By Amy Johnson
“I’m never actually going to leave CJFE.”
This is what I say to coworkers to deflect the stinging reality that in fact, after a year and a half, I will be leaving the organization to go back to school. The statement isn’t entirely flippant, though; after what was meant to be a three-month research internship in the winter of 2012, I was so motivated by the generous responsibility and inspiring work I’d been assigned and was so eager to explore the many other components of CJFE’s international and Canadian-focused work that I literally didn’t leave. I returned to the office on a semi-regular volunteer basis and continued working on a few projects until I was offered my current position as CJFE Program Coordinator. So it’s with personal experience and resolve that I can say that CJFE is a really difficult organization to say goodbye to.
Working here is paradise for the curious mind; there is never a shortage of Canadian and international news from which a compelling and complex free expression angle can be discussed and debated. It’s an exciting environment where I found that my understanding of global issues became reinforced by my ever-growing knowledge of the situation in Canada, and where I encountered the tangible, direct impact of a carefully-managed advocacy organization. From fact-checking articles for the annual Review of Free Expression in Canada to organizing film screenings for the International Day to End Impunity, working with the annual CJFE Gala committee, and building friendships with exiled journalists helped to safety by CJFE’s Journalists in Distress Fund, I have been both challenged and rewarded in all aspects of my role at CJFE.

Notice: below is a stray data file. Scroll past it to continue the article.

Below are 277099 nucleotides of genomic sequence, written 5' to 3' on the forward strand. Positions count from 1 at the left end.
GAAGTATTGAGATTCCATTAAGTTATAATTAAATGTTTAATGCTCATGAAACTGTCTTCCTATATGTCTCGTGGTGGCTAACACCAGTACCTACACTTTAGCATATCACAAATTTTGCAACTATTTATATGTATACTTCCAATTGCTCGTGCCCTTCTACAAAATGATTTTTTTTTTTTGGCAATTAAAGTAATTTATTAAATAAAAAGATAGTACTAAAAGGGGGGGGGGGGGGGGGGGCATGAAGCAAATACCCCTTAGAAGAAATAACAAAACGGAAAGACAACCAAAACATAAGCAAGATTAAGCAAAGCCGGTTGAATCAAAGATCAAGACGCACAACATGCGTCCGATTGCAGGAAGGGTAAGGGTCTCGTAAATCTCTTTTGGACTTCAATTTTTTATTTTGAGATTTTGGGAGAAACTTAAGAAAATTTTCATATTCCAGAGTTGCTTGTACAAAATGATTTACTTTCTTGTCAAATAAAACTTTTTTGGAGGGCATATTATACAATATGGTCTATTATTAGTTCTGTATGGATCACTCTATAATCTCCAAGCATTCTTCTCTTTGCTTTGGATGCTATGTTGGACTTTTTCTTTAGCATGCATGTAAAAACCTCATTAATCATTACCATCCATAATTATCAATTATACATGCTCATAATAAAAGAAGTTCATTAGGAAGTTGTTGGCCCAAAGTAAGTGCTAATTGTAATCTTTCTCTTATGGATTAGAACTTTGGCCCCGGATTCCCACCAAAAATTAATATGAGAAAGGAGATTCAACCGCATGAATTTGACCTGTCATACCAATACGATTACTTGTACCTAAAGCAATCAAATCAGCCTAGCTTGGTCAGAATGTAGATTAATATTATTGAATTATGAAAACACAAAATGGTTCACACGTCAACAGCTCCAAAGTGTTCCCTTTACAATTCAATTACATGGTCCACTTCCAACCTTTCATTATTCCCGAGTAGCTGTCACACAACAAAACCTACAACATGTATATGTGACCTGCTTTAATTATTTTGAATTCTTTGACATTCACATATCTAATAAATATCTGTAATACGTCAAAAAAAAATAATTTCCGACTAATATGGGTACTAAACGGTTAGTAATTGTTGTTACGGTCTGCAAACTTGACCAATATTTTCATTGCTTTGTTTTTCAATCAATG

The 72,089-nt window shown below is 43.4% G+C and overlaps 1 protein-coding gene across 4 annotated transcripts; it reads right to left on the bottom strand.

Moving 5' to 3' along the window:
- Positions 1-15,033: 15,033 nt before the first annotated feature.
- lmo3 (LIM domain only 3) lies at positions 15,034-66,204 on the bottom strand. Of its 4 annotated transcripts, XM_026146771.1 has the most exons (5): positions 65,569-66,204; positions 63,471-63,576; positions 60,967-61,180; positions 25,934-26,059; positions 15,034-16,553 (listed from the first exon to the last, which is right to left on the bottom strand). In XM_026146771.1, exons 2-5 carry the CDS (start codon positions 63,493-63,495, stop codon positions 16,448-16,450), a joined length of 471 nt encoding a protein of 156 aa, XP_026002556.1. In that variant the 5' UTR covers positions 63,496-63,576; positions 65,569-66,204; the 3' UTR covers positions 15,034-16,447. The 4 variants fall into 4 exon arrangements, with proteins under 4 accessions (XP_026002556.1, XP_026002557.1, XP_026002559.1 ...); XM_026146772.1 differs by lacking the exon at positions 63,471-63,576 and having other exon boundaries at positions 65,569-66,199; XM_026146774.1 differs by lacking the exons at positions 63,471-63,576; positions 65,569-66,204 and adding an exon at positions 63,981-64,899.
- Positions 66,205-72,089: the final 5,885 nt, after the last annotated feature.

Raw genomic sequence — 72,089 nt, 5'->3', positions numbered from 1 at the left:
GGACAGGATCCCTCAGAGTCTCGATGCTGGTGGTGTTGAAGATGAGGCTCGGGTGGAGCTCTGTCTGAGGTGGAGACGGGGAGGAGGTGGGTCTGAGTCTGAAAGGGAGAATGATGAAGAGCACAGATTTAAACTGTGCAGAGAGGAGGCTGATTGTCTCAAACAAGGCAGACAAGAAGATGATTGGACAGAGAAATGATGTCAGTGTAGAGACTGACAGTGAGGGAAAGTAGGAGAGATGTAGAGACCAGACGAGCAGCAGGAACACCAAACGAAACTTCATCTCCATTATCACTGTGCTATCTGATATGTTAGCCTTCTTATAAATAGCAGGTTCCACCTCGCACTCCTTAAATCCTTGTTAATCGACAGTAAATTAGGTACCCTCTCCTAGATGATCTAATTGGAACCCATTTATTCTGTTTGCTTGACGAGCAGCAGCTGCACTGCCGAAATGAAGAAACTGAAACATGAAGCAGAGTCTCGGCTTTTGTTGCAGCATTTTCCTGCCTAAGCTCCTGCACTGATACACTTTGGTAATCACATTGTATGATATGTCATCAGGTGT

As much as the content of the work has been fascinating and engaging, an even bigger part of why this position has been so meaningful is the network of sharp and talented individuals I’ve been so outrageously lucky to collaborate with. Between working with my colleagues at CJFE and IFEX to our many committed volunteers and committee members, I’ve witnessed brilliant programs come to life and have made a lot of good friends.
As hard as it is to summarize what working at CJFE has been like a short blog post, I’m happy to reflect on the experience. It reminds me of the unique individuals I’ve met, the compelling stories I’ve been told, and the different ways in which this small, independent organization can make a difference by holding the appropriate authorities accountable for the protection of a right that is essential to any healthy democracy. I’m proud to have been involved, and I look forward to continuing my relationship with CJFE as a volunteer and committee member. Because after all, I’m never actually going to leave CJFE.